Monday, May 24, 2004

Professional vs. Me

George Saunders is a professional writer. I mean this in both the usual meanings. He gets paid for writing, and he has reached an Olympian proficiency of wit and satire that I admire yet cannot begin to emulate.

Unfortunately I never read his novels because of the New Yorker we-call-this-a-short-story-but-it's-really-a-novel-excerpt thing they do that I hate. But today he has a Swiftian piece that just hits the right level of winking satire. He never mentions any specifics, the prose is all in very simple words that put it in a weird space than the one usually finds in Iraq pieces. For instance, nowhere in the piece will you find these words: Bush, Rumsfield, Saddam, Torture, Weapons of Mass Destruction, Osama, Abu Ghraib (or is it Abe Vigoda? Was Abe Vigoda involved in Abu Ghraib? What exactly did he do to Bernice?), Geneva Convention etc. By eschewing proper nouns that short circuit thinking, he puts the reader in a totally different frame of mind.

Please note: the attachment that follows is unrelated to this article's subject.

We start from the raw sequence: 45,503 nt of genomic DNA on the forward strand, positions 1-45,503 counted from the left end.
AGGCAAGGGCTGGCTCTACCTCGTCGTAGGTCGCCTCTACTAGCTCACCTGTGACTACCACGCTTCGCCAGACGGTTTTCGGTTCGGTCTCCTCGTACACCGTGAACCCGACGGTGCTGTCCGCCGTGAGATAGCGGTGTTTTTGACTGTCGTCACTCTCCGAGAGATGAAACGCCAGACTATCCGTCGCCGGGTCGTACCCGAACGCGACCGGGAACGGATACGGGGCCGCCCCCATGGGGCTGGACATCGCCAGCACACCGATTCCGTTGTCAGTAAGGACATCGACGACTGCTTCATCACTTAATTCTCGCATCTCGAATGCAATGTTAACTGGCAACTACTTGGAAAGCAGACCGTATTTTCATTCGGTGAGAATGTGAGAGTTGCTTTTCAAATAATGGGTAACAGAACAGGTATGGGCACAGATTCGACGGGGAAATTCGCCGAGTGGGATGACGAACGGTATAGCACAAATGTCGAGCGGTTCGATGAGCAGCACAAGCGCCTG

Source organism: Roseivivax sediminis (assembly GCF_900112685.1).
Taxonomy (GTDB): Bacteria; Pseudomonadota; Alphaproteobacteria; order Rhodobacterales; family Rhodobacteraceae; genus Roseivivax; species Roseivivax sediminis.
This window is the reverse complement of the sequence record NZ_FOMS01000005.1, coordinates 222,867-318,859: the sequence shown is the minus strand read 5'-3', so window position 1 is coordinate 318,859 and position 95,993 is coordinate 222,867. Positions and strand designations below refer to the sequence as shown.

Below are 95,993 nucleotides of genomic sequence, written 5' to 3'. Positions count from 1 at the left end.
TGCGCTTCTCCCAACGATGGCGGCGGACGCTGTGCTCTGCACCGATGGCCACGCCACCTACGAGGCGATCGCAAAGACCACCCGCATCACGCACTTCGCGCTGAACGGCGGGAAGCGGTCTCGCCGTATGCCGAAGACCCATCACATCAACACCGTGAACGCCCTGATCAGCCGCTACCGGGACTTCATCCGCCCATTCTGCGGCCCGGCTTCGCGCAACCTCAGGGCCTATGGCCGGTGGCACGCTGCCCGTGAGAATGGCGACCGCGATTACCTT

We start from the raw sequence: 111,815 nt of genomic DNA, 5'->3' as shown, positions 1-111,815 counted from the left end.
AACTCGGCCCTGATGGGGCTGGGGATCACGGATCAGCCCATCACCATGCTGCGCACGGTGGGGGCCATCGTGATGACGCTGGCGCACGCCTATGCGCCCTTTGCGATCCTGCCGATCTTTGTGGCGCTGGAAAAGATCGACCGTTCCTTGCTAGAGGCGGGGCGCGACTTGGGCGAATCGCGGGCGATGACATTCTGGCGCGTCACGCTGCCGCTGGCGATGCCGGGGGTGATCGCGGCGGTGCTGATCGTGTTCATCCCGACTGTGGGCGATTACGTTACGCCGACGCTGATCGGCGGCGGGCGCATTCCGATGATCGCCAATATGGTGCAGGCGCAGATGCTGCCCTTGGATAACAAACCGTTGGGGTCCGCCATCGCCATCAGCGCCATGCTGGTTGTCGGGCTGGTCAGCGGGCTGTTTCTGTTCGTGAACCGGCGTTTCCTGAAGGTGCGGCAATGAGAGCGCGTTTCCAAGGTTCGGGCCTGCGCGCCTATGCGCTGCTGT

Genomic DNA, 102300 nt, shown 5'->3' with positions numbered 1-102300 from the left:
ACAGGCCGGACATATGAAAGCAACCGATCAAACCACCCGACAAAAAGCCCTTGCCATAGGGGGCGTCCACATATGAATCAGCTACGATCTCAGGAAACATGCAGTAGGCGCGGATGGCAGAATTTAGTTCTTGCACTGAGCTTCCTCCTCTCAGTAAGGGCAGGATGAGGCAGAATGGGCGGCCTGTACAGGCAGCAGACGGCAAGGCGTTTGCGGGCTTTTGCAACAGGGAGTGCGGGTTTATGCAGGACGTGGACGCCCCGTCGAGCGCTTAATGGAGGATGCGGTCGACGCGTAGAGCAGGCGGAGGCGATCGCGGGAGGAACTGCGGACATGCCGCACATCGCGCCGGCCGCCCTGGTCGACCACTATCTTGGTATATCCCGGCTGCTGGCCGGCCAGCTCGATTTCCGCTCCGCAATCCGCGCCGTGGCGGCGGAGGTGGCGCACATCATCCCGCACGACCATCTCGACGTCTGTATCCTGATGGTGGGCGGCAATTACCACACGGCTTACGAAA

What he does do is put into very simple words a quite sophisticated set-theoretical, Aristotelian logic argument on how to get out of Iraq. And it is hilarious, but until it comes with pictures courtesy of Heritage Foundation, I don't think our leaders will pay it any mind.

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